Govt funds allocated for micro, small businesses
The Jakarta Post, Jakarta
In another attempt to speed up the poverty eradication drive, the House of Representatives approved on Monday plans to set aside Rp 3.1 trillion (about US$365 million) of working capital for small- and micro-scale businesses.
The funds, taken from part of the government proceeds from its domestic bond sales, will be distributed through state banks and other state financial institutions which have networks across the country over a seven-year period.
The decision was taken during a hearing between legislators at the House Commission IX on financial affairs and a government delegation led by Darmin Nasution, Director General for Financial Institution at the Ministry of Finance.
The plan first emerged two years ago based on a recommendation from the ministry for cooperatives and small and medium enterprises.
According to Darmin, a business is categorized as micro if it has less than Rp 100 million (around US$ 12,000) of sales volume per year.
"As for small businesses, we categorize them as a productive business which are not affiliated with medium and huge business," he told the hearing, adding that annual sales should also be on or below Rp 200 million.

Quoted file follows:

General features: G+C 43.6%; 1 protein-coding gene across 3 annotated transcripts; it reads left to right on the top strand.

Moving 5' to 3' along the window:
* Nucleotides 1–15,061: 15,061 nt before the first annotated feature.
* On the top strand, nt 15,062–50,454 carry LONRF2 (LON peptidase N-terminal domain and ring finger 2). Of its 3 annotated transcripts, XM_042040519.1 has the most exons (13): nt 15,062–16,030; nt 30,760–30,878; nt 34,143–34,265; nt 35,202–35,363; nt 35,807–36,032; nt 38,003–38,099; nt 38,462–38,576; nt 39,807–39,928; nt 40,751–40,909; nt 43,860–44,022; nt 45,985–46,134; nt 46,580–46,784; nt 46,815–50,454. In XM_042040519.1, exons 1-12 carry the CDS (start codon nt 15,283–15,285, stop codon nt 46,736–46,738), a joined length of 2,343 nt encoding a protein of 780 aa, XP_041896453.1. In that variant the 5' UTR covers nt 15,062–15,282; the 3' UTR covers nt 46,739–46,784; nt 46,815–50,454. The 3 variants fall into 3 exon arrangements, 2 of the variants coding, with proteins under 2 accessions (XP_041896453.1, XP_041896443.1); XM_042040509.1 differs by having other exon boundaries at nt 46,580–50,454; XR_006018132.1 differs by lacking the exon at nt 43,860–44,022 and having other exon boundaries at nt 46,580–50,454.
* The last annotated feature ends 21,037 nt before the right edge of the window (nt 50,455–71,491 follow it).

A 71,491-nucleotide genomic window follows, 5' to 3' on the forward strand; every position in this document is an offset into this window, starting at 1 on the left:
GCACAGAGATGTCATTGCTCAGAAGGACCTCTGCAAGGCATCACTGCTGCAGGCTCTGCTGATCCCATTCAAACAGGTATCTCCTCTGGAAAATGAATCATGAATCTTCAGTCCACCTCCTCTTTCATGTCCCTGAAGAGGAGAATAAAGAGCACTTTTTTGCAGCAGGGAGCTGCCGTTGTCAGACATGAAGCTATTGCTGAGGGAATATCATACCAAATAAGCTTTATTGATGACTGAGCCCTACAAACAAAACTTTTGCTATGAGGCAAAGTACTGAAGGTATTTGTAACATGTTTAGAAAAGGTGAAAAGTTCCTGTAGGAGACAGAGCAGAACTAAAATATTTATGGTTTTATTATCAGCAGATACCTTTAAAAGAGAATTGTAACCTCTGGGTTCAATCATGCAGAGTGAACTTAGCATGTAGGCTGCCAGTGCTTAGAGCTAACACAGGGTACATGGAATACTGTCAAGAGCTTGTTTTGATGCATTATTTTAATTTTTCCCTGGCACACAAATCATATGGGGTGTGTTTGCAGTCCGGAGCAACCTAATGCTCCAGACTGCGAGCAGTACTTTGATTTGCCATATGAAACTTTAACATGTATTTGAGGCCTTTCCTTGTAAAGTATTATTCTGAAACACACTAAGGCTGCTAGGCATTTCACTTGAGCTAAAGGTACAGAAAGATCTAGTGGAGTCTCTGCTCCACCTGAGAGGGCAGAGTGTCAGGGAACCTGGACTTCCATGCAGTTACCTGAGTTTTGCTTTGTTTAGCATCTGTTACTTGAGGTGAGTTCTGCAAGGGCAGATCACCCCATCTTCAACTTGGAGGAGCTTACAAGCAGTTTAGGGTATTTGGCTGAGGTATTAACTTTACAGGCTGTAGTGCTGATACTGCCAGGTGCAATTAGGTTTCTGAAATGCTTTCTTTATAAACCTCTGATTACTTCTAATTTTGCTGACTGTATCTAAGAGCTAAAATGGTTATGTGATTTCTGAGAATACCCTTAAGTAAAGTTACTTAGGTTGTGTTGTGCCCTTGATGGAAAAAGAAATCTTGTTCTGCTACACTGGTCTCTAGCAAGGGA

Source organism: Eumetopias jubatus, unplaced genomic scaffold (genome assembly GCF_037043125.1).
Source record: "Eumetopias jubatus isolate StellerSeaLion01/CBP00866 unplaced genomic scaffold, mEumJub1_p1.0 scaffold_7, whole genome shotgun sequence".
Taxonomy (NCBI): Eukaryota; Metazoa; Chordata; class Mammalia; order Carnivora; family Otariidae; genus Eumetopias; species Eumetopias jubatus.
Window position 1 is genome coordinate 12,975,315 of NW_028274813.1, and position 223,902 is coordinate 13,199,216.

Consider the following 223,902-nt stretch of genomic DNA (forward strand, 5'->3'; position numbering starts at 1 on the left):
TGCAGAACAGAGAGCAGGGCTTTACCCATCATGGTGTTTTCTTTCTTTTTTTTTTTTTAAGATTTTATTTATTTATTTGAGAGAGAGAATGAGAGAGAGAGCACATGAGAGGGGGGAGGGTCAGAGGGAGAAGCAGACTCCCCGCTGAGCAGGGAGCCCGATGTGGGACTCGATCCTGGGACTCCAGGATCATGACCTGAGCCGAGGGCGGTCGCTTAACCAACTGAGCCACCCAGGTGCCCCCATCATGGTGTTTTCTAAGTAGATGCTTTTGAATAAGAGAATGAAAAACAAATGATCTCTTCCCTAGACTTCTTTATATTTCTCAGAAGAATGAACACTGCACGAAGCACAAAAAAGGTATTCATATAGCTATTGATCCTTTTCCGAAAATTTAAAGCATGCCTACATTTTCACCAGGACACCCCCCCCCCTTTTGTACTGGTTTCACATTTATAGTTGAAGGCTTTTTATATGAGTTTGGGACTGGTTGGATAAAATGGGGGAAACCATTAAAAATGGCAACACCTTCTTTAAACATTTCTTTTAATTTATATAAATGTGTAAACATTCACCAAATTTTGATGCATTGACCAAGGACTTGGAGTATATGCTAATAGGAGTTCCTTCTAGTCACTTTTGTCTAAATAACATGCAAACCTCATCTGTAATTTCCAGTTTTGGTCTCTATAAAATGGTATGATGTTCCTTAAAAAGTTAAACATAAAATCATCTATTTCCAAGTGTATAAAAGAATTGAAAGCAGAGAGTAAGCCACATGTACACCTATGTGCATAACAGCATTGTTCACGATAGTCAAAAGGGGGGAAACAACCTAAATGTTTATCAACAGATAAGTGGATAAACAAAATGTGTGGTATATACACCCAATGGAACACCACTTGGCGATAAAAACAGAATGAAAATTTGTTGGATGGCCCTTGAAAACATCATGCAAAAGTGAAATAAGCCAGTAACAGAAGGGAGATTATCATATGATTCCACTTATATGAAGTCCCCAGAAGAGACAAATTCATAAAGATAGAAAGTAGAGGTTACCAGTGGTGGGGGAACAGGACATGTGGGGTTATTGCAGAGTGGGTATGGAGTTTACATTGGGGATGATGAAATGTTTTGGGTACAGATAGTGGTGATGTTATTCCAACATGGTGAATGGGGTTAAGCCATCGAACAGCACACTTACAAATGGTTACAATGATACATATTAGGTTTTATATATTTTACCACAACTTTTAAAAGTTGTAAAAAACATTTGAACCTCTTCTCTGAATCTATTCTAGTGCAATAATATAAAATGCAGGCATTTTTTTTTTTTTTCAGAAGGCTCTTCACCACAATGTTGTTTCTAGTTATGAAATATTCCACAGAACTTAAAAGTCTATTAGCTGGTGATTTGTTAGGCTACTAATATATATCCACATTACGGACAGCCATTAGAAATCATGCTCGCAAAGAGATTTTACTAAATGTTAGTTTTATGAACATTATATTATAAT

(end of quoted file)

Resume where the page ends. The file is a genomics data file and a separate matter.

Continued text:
The state institutions appointed to distribute the low- interest funds are differentiated into two groups.
Bank Tabungan Negara (BTN), Bank Negara Indonesia (BNI), Bank Mandiri, Bukopin, Bank Rakyat Indonesia (BRI), Regional Banks Association (which groups regional lenders of Bank Perkreditan Daerah, or BPD), and Perum Pegadaian (state-owned pawnshop agency) are included in the first group. They will be allowed to directly extend the working capital to customers.
The second group, which consists of state-owned investment firm PT Permodalan Nasional Madani (PNM), will distribute the loans through other state banks -- notably Bank Perkreditan Rakyat (BPR), although consequently the two-phases of lending process would create higher interest rates than those of loans disbursed directly.
The program forms part of intensified efforts on part of the government to develop and empower small- and medium-scale enterprises (SMEs), which are expected to eventually boost economic activities and create more job opportunities, thus help reduce chronic poverty and unemployment problems.
It is different from another program set up by the government and Bank Indonesia which requires local banks to set aside a certain amount of lending to SMEs in their business plan.
In 2002, SMEs totaled 3.03 million across the country, or equal to 95.78 percent of the country's total business units, and absorbed 12 million jobs.